Eye On Marketers

Marketing has a profound affect on the foods we eat and the beverages we drink, yet most of that marketing is for products we should avoid. BMSG monitors the media to help keep advocates informed of the tactics food and beverage companies use to target children, communities of color, and other groups that are particularly susceptible to the health harms these products cause.
Source: BuzzFlash
Thursday, December 12, 2013

In this blog post, writer Jim Hightower pulls back the curtain on Coke's "Cap the Tap" program, which provides a guide for restaurant managers to upsell Coke products in lieu of water. He argues that the program, in conjunction with Coke's other efforts to circumvent science that would prove the health harms of their products, represent "sneak attack[s] on consumers" that directly contradict the company's recently stated interest in addressing rising obesity rates.

Source: FoodNavigator.com
Wednesday, December 11, 2013

The Scottish government announced earlier this year that it planned to develop food marketing guidelines, with the participation of the food industry, in order to cut consumption of food high in fat, salt and sugar. However, food industry participants withdrew from discussions, effectively shelving the project. The food industry argued that it was already doing enough to "encourage balanced diets," including reformulating and labeling products and educating consumers.

Source: McDonald's
Monday, December 9, 2013

The competition features 12 DJs from across the United States who compete for $10,000. Each region of the country is represented by one of McDonald's Quarter Pounder burgers. McDonald's uses the competition to market to young people and encourages them to vote online for their favorite DJ.

Source: PR Newswire
Monday, December 9, 2013

The beer company continues to reach out to Latinos through soccer, this by commissioning an artist to create a piece of art in real time during the "Final Draw" for the 2014 World Cup. At the center of the piece is a prominent rendering of the Budweiser logo. The piece was created in Washington, D.C. at the home of the Brazilian ambassador.

Source: EcoLiving
Monday, December 9, 2013

Food & Water Watch released a report and a series of infographics highlighting the extent to which food purchases are all controlled by a few monolithic players. The report argues that food companies don't want people to know about the monopolies behind many food products, since that would undermine their marketing strategies: "They want you to think you have a choice, so they can offer false deals and other psychological tricks to make you spend more money."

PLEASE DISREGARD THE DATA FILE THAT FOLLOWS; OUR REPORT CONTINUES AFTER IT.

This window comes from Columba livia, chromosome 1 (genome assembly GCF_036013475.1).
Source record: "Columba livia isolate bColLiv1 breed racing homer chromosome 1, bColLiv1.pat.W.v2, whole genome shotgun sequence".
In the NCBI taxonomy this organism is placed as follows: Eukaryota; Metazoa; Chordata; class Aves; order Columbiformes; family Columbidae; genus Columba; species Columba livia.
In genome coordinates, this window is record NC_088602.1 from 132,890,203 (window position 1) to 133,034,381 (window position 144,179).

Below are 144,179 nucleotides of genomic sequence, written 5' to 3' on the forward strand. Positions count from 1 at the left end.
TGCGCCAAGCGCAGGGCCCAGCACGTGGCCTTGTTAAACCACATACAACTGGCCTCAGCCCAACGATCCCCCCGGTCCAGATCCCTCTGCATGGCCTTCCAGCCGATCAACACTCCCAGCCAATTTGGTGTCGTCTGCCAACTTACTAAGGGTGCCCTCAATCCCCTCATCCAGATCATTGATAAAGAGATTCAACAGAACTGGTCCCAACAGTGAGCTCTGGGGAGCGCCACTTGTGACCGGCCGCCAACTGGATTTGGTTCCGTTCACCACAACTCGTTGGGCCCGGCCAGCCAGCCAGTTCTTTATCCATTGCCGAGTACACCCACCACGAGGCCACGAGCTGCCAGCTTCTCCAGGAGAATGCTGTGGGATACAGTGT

Source: Advertising Age
Friday, December 6, 2013

Pop Secret created Pop Dongle, a mobile phone attachment that smells like popcorn and is now being tested in the market. The attachment is supposed to be used by consumers while they play the branded mobile game Poptopia: When players pop virtual kernels in the game, the Pop Dongle releases a popcorn scent.

Source: PR Newswire
Thursday, December 5, 2013

As part of the program, 12 Latino community leaders were nominated by non-profit organizations. MillerCoors then used those nominations to drive a national advertising campaign targeting Latinos and an online public voting competition to determine who would be awarded $25,000 for a community project. This is a good example of how companies use corporate social responsibility programs to build goodwill and bolster their image when, in reality, their benefit to communities is negligible — $25,000 is likely a drop in the bucket compared to the overall cost of this marketing campaign.

Source: ChangeLab Solutions
Wednesday, December 4, 2013

Nonprofits ChangeLab Solutions and the Yale Rudd Center for Food Policy & Obesity have succeeded in pressuring the company to remove its misleading ads for the sugary products Pediasure Sidekicks and Sidekicks Clear. The move serves as a warning for other companies who misleadingly market junk food as healthy.

Source: Advertising Age
Wednesday, December 4, 2013

The spot is being designed by the same company that made this year's ad featuring a mixed race family, which was a success with most consumers in spite of the racist comments it generated online. Cheerios has yet to reveal what the storyline of the Super Bowl ad will be, though the company released a statement saying it is "proud of its message."

Source: MediaPost
Wednesday, December 4, 2013

The fast food giant is selling men's boxer shorts with the slogan, "Eat Like You Mean It." It is using Facebook and Instagram to push sales of the controversial shorts.

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